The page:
S. 3014 would permit Indian tribes to propose and execute stewardship end result contracting to perform forest management activities on public land. Section 2 of S. 3014 amends the Tribal Forest Protection Act of 2004 to include a revised response timeline. The Department is concerned that the two year time limit contained within Section 2(C) is insufficient to “complete all environmental reviews.” From our past experience, requirements for consideration of effects on cultural resources (National Historic Preservation Act of 1966) and threatened and endangered species (Endangered Species Act of 1973) may take as long as three years or more to complete. For example, calling protocol for Mexican Spotted Owl requires two years and can be done only during particular seasons. 

Section 3(a) of S. 3014 requires the Secretary to “approve or deny” a request within 180 days and to “consult with each State and unit of local government.” We are concerned that the time requirement of 180 days is insufficient for meaningful consultation to occur. The Department seeks clarity from the bill’s authors regarding the reason for the termination of authority under Section 3(10).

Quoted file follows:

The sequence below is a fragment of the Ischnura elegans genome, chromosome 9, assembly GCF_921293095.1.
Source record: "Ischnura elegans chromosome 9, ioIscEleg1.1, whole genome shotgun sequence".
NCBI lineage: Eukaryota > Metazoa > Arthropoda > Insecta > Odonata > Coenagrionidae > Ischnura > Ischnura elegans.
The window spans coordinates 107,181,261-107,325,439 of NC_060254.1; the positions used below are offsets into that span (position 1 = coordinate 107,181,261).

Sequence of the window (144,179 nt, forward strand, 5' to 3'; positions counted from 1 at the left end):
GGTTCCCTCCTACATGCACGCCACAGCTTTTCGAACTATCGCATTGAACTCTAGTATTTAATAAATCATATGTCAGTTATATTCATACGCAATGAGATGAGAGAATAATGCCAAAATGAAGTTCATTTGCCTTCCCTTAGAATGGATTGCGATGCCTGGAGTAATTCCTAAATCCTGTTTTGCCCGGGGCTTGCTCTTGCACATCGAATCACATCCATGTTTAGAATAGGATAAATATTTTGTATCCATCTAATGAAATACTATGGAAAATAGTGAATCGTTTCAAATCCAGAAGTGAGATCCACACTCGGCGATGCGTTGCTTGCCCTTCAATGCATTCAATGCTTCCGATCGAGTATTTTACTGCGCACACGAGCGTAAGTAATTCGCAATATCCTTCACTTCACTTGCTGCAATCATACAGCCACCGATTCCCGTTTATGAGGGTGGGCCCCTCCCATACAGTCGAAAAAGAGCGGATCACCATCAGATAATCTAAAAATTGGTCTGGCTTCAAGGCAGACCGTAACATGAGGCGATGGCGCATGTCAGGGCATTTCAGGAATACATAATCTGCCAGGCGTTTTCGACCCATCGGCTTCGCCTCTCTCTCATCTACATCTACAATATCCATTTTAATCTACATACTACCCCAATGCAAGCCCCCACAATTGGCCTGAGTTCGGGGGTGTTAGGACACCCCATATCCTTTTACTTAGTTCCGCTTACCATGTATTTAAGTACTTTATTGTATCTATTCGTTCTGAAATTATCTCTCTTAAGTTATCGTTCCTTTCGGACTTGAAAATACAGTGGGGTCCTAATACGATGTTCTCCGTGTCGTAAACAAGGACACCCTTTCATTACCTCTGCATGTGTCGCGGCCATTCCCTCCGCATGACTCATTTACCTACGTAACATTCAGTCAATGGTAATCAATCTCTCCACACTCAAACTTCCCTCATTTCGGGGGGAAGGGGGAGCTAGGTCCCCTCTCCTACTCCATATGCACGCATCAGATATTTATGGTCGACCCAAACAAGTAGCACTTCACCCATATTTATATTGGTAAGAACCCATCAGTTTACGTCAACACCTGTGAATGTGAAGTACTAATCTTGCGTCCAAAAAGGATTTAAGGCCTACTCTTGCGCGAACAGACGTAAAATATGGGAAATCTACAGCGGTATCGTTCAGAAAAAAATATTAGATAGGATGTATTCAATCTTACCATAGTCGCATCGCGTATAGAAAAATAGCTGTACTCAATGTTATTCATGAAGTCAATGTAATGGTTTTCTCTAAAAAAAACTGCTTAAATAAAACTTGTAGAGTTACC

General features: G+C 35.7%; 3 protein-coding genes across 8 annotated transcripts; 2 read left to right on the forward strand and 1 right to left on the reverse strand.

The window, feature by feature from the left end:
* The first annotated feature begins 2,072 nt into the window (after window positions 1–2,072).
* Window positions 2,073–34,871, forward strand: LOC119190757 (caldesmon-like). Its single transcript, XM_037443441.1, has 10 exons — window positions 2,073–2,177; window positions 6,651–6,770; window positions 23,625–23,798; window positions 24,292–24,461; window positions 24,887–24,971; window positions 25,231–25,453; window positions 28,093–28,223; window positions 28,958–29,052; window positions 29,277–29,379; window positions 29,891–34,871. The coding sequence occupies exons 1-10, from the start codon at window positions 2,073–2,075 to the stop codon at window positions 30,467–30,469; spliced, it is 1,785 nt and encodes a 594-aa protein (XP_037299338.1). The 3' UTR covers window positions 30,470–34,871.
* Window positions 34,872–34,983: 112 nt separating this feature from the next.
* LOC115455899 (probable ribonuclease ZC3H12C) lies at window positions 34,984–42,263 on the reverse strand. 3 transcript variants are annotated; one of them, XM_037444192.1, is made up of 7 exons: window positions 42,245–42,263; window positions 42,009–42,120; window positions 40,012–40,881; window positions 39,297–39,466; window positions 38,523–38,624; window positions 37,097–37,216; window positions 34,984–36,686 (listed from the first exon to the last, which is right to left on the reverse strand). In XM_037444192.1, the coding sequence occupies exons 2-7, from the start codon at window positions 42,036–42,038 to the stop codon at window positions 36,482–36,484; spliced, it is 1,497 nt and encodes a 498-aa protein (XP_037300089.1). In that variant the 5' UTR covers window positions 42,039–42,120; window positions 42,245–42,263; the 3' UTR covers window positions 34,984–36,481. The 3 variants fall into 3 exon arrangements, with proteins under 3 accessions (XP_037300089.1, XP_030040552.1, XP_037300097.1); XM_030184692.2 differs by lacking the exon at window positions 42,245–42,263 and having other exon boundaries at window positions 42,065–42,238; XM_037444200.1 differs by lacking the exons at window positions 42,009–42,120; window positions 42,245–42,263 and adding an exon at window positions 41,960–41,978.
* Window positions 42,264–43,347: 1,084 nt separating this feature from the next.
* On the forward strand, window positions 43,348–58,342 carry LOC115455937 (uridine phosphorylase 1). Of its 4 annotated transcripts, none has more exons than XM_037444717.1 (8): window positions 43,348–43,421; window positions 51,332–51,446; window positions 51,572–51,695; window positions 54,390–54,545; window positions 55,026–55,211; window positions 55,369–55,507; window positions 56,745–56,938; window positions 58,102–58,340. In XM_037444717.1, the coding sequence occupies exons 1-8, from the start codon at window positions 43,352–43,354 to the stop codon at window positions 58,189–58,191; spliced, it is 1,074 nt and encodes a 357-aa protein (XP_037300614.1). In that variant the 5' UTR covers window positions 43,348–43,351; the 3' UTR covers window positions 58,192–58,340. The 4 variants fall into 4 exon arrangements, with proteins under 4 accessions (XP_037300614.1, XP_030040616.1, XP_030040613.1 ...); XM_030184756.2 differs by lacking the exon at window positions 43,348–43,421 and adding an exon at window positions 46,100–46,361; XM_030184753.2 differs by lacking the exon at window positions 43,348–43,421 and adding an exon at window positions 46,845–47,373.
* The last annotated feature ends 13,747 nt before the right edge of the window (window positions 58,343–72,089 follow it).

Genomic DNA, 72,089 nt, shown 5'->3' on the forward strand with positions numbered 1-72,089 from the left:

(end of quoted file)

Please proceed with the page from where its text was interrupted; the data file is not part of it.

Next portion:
Section 3 of S. 3014 provides for Pilot Authority for Restoration of Federal Forest Land by Indian Tribes. This section amends the Tribal Forest Protection Act (TFPA) to establish required timeframes for the Bureau of Land Management (BLM) consideration of, and response to, tribally-proposed projects on BLM-managed land bordering or adjacent to Indian trust land. The purpose of the TFPA is to protect the Indian trust resources from fire, disease, or other threat from BLM lands. Section 3 amends the National Indian Forest Resources Management Act to authorize the Secretary to treat certain Federal forest land as Indian forest land for purposes of planning and conducting forest management activities. Section 3 would apply to all BLM-managed forest lands, including Oregon and California (O&C) and Coos Bay Wagon Road lands. The BLM has not experienced a backlog of TFPA requests since enactment in 2004 and does not see the need for the required time-frames. Presently there is appropriated funding available for the BLM to apply active forest management treatments to federal lands adjoining tribal lands. Tribes have the opportunity to provide input on proposed vegetative treatments adjoining tribal lands to help BLM set priority areas for treatment.